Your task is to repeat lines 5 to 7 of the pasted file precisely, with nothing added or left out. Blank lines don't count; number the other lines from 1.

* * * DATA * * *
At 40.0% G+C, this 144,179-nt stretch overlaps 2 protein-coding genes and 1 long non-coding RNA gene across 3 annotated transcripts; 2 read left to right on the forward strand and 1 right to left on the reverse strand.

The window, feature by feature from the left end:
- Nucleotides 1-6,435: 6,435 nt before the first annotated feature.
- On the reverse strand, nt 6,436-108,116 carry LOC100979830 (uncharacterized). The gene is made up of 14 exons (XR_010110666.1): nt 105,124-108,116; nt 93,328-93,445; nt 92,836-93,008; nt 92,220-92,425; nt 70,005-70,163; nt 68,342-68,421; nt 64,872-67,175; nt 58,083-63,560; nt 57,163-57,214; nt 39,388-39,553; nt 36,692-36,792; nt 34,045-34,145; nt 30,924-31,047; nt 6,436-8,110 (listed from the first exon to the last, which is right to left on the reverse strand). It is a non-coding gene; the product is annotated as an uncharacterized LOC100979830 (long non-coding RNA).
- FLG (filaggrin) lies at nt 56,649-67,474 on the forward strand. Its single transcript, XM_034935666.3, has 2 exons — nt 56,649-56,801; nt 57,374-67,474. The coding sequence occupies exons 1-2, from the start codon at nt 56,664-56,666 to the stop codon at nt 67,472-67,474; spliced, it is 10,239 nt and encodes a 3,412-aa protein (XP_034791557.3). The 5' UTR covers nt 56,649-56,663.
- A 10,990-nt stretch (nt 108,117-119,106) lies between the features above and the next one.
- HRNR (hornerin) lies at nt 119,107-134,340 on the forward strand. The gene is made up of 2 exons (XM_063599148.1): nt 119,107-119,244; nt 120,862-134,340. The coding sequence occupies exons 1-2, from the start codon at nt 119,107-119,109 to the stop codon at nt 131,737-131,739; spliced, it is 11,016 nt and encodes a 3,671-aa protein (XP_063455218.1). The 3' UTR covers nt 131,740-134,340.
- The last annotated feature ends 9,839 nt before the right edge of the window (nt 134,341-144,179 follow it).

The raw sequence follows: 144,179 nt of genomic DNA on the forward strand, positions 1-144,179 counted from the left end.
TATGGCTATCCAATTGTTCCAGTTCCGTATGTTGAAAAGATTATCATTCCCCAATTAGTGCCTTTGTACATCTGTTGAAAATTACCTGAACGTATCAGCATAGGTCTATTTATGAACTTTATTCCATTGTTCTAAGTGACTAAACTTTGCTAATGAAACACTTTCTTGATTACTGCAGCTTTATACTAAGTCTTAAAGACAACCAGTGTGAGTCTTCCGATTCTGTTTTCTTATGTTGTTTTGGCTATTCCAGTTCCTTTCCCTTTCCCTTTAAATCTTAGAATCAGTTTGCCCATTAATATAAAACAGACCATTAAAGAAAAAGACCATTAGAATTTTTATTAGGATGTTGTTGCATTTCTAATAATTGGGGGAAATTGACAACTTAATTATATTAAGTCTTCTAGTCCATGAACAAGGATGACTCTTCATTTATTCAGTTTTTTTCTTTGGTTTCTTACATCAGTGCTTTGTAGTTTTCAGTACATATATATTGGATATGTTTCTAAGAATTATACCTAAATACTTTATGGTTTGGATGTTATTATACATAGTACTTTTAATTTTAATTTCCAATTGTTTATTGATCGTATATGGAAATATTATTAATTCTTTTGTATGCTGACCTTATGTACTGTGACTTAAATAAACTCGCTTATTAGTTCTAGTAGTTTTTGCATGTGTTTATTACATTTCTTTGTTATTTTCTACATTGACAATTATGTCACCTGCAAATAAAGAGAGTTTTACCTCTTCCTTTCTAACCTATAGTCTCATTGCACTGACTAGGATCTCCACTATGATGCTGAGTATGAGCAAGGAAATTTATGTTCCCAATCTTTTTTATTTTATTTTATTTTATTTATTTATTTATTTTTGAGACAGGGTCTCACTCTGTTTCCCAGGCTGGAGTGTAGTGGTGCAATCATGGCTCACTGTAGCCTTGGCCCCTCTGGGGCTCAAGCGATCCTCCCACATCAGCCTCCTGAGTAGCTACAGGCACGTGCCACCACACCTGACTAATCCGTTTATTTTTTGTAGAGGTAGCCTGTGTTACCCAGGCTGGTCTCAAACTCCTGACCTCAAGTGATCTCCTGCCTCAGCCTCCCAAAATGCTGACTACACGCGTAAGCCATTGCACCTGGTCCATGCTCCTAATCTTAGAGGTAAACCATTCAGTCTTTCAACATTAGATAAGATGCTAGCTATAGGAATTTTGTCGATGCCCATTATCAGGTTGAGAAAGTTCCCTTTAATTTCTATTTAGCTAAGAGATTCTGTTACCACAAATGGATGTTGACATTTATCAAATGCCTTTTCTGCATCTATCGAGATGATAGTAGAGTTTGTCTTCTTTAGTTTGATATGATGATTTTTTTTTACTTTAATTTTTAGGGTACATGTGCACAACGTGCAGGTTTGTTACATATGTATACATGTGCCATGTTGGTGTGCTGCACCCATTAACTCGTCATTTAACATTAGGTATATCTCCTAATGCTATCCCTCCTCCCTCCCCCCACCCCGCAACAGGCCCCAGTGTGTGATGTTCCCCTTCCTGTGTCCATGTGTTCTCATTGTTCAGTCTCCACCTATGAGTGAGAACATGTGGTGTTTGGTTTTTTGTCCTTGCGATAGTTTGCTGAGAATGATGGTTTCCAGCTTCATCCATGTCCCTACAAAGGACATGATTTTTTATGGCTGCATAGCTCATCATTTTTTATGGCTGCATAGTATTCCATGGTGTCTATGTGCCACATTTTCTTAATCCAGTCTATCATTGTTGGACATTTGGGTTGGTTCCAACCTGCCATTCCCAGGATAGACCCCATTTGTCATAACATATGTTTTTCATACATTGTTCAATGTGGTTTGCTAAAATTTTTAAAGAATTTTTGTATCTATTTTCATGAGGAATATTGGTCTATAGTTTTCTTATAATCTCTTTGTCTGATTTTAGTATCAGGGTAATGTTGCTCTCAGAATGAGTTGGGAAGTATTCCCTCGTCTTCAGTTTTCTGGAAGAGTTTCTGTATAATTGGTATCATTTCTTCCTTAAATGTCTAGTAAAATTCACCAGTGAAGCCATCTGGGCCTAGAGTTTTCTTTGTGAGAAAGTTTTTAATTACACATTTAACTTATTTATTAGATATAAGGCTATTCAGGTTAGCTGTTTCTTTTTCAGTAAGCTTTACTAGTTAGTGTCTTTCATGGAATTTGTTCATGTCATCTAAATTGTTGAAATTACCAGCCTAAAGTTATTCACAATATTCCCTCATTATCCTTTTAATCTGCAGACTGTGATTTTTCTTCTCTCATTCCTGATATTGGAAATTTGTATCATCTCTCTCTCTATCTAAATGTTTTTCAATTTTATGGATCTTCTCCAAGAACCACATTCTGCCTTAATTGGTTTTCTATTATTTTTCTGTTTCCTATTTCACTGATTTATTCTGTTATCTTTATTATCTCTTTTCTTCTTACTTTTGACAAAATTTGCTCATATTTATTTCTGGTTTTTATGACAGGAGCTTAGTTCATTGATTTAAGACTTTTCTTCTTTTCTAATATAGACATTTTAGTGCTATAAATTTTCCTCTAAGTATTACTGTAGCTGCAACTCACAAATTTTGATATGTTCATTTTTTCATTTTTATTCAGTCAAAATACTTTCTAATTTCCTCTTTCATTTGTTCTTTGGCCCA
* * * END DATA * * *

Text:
- FLG (filaggrin) lies at nt 56,649-67,474 on the forward strand. Its single transcript, XM_034935666.3, has 2 exons — nt 56,649-56,801; nt 57,374-67,474. The coding sequence occupies exons 1-2, from the start codon at nt 56,664-56,666 to the stop codon at nt 67,472-67,474; spliced, it is 10,239 nt and encodes a 3,412-aa protein (XP_034791557.3). The 5' UTR covers nt 56,649-56,663.
- A 10,990-nt stretch (nt 108,117-119,106) lies between the features above and the next one.
- HRNR (hornerin) lies at nt 119,107-134,340 on the forward strand. The gene is made up of 2 exons (XM_063599148.1): nt 119,107-119,244; nt 120,862-134,340. The coding sequence occupies exons 1-2, from the start codon at nt 119,107-119,109 to the stop codon at nt 131,737-131,739; spliced, it is 11,016 nt and encodes a 3,671-aa protein (XP_063455218.1). The 3' UTR covers nt 131,740-134,340.